BROOKE GLADSTONE This is On the Media, I'm Brooke Gladstone. Now we revisit a topic we explored earlier this year about who gets to speak and who doesn't. Case in point, Washington Post reporter Felicia Sonmez. This week she sued the Post as well as former executive editor Marty Baron and other top editors for discrimination. From 2018 to this past March, she says she was barred on and off from covering stories about sexual assault because her manager said she herself was a sexual assault survivor. The lawsuit says that she suffered, quote, economic loss, humiliation, embarrassment, mental and emotional distress, and the deprivation of her rights to equal employment opportunities due to the coverage bans. The first big stories she missed was Brett Kavanaugh, a Supreme Court nominee alleged to have committed a sexual assault in high school. Then she missed many more, including the #Metoo movement. Tension with her editors mounted again when Kobe Bryant died in 2020, and she tweeted a link to a story about a rape charge Bryant had settled out of court. She was slammed with a barrage of rape and death threats, forcing a brief move to a hotel. And she also was suspended for, quote, poor judgment. After hundreds of her colleagues rallied to her defense, she was reinstated, but the ban remained in place until Monday, March 19th, when The Washington Post rescinded it after Politico ran a story. The argument over who is and who isn't objective enough or strong enough to report on subjects they know too well, like rape or racism, still roils newsrooms. And since those in power determine who is best fit to report a story, the marginalized are most often silenced. Women, people who are nonwhite, LGBTQ or otherwise vulnerable. Trauma can also disqualify you, but the thing is, exposure to trauma inducing events is an occupational hazard. Anyone who covers the hard stories, the ugly ones, no matter who they are, will be at risk.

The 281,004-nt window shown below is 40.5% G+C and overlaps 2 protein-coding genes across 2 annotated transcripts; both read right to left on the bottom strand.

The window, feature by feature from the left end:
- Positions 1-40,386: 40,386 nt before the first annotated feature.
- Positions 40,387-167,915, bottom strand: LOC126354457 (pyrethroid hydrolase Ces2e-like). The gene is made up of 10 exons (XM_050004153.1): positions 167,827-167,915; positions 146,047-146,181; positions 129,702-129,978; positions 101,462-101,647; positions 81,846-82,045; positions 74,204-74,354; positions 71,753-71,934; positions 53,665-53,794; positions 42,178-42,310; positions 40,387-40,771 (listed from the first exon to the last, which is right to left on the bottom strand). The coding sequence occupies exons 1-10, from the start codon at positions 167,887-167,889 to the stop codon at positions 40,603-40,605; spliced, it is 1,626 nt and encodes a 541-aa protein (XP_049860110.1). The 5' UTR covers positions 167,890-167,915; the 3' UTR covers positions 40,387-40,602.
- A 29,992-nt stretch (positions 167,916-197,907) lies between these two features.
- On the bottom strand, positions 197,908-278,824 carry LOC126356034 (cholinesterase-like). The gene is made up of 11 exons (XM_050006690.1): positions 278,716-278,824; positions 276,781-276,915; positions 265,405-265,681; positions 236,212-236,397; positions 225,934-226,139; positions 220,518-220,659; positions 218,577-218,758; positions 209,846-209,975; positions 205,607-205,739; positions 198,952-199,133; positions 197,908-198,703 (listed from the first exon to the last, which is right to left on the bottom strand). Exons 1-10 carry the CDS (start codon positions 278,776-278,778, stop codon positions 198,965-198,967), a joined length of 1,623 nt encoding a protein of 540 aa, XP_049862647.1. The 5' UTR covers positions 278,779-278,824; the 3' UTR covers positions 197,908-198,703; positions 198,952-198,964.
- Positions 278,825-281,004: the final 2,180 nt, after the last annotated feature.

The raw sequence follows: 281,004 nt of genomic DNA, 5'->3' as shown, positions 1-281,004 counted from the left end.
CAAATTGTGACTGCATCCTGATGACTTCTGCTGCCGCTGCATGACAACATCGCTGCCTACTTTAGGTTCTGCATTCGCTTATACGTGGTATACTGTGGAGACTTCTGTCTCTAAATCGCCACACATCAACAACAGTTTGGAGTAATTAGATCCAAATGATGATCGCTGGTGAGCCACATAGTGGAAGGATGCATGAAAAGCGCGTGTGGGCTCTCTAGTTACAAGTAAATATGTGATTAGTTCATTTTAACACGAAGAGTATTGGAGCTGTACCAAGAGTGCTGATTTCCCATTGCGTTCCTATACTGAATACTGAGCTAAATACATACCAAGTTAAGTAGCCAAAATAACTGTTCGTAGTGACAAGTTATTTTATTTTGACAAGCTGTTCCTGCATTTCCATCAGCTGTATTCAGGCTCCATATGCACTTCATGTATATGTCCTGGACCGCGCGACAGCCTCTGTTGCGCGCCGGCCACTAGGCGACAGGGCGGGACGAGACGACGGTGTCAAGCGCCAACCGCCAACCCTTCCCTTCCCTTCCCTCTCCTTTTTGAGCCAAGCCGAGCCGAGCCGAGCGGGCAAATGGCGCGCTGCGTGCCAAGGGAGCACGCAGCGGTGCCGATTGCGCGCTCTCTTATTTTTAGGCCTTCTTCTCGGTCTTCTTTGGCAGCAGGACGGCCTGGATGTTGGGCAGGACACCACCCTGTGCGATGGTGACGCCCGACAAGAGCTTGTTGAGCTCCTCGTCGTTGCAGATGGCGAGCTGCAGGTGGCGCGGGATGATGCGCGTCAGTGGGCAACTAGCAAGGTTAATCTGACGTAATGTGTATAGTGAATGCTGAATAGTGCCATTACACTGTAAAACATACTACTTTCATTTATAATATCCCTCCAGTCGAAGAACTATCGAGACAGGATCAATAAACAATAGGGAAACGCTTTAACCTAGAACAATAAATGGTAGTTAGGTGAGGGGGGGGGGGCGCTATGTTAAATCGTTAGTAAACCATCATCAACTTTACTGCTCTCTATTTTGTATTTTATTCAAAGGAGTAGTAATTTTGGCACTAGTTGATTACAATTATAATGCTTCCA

BRUCE SHAPIRO Journalism is a trauma facing profession. A lot of what counts as news are the worst experiences that happens to people.
BROOKE GLADSTONE Bruce Shapiro is executive director of The Dart Center for Journalism and Trauma, a project of Columbia Journalism School. We spoke back in March.